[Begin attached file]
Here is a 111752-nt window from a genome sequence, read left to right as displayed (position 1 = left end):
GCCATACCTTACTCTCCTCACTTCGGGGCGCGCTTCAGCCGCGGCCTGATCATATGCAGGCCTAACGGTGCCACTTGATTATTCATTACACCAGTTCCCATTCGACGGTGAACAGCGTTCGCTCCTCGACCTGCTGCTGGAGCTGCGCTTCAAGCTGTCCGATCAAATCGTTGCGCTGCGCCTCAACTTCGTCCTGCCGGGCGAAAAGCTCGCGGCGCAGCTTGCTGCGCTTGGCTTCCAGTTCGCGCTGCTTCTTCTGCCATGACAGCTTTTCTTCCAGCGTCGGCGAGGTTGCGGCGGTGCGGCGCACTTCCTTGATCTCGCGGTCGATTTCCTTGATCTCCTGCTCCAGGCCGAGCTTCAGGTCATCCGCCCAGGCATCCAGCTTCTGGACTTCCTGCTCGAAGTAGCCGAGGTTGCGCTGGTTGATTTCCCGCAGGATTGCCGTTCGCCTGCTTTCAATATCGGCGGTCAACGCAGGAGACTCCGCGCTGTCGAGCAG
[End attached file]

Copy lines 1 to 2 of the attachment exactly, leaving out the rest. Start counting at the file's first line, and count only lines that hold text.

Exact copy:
Here is a 111752-nt window from a genome sequence, read left to right as displayed (position 1 = left end):
GCCATACCTTACTCTCCTCACTTCGGGGCGCGCTTCAGCCGCGGCCTGATCATATGCAGGCCTAACGGTGCCACTTGATTATTCATTACACCAGTTCCCATTCGACGGTGAACAGCGTTCGCTCCTCGACCTGCTGCTGGAGCTGCGCTTCAAGCTGTCCGATCAAATCGTTGCGCTGCGCCTCAACTTCGTCCTGCCGGGCGAAAAGCTCGCGGCGCAGCTTGCTGCGCTTGGCTTCCAGTTCGCGCTGCTTCTTCTGCCATGACAGCTTTTCTTCCAGCGTCGGCGAGGTTGCGGCGGTGCGGCGCACTTCCTTGATCTCGCGGTCGATTTCCTTGATCTCCTGCTCCAGGCCGAGCTTCAGGTCATCCGCCCAGGCATCCAGCTTCTGGACTTCCTGCTCGAAGTAGCCGAGGTTGCGCTGGTTGATTTCCCGCAGGATTGCCGTTCGCCTGCTTTCAATATCGGCGGTCAACGCAGGAGACTCCGCGCTGTCGAGCAG